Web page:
A8 - A725

Coatbridge Interchange

Where is it?

On the A8, part of the Glasgow to Edinburgh trunk road, where a shortcut between the M74 south and A8 east connects.

It has now been partly remodelled and bypassed by the newest section of M8, which replaces this part of the A8. This page discusses the junction as it existed prior to 2016. It is no longer a "Bad Junction".

It was spotted by Martin Spiers.

What's wrong with it?

Look at the picture. Do I need to say more?

Oh, okay then. Where do I start? The A725 from the south, a grade-separated dual carriageway, merges with a B-road to form a single carriageway road. The B-road forms a right-hand entry and exit. The A725 from the north is dualled until this junction, but gives up. The flyover connecting the two halves is single carriageway. The sliproads connecting to the A8 are also single carriageway, and have the kind of corners you would associate with a mountain pass. There's more but I think you get the idea.

Why is it wrong?

I think that's obvious too. This part of the A8 was dualled and grade-separated in the early 1960s, and back then a tiny junction with narrow, sharply curved sliproads was probably fine.

The problem is that since then, every improvement that has been made to the roads approaching this junction has failed to do anything about it. A grade-separated dual carriageway plugs into the south and just gives up, leaving its traffic to fight through two horrible junctions to get onto the A8 eastbound. A complete shortage, in other words, of joined-up planning.

What would be better?

The death penalty for anyone who designs a junction like this.


Right to reply

Michael Davidson 25 September 2005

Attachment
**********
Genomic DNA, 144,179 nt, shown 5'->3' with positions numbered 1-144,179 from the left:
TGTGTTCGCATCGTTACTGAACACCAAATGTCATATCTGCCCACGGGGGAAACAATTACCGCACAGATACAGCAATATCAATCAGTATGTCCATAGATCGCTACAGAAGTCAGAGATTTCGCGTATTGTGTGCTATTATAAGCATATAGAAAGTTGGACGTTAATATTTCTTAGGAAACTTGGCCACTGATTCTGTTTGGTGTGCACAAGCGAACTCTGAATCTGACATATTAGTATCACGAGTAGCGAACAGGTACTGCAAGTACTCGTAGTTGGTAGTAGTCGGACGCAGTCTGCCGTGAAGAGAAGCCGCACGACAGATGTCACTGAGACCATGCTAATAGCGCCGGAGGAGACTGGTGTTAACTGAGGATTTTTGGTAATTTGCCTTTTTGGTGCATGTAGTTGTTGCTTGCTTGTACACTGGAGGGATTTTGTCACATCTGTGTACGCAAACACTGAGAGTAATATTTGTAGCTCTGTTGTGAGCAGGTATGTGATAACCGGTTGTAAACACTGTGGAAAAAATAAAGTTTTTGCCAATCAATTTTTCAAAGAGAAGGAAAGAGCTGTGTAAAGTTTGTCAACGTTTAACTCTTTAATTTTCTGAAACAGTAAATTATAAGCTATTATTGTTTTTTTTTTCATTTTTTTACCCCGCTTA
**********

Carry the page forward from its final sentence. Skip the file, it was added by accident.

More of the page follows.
About a year ago a new roundabout was added at the north side of the junction. This has improved the situation for vehicles from the south needing to turn to the right onto the A8. Unfortunately they still have go through the bottleneck on the south side.

Harvie Milligan 24 September 2007

The A725 northbound actually reduces to single carriageway where it merges with the B-road, creating a bottleneck - since the Strathclyde Business Park opened a few years back just down the A725, the evening queue to filter 3 lanes (2 A725 + 1 joining from the business park) can be very frustrating. It does look like they're to reinstate the 2-lane flow at the B-road merge, by fitting traffic lights - this work has been ongoing for a number of weeks without it being obvious what they're actually trying to do.

Oh, and the only reason there's a grade-seperated junction with the B-road (the original A725 before the Bellshill bypass opened) is that there was an old disused railway bridge, which they used for the southbound carriageway - this is much narrower than would be allowed these days, and I suspect that it will become single-lane when the M8 upgrade happens.

Gavin Spence 5 April 2008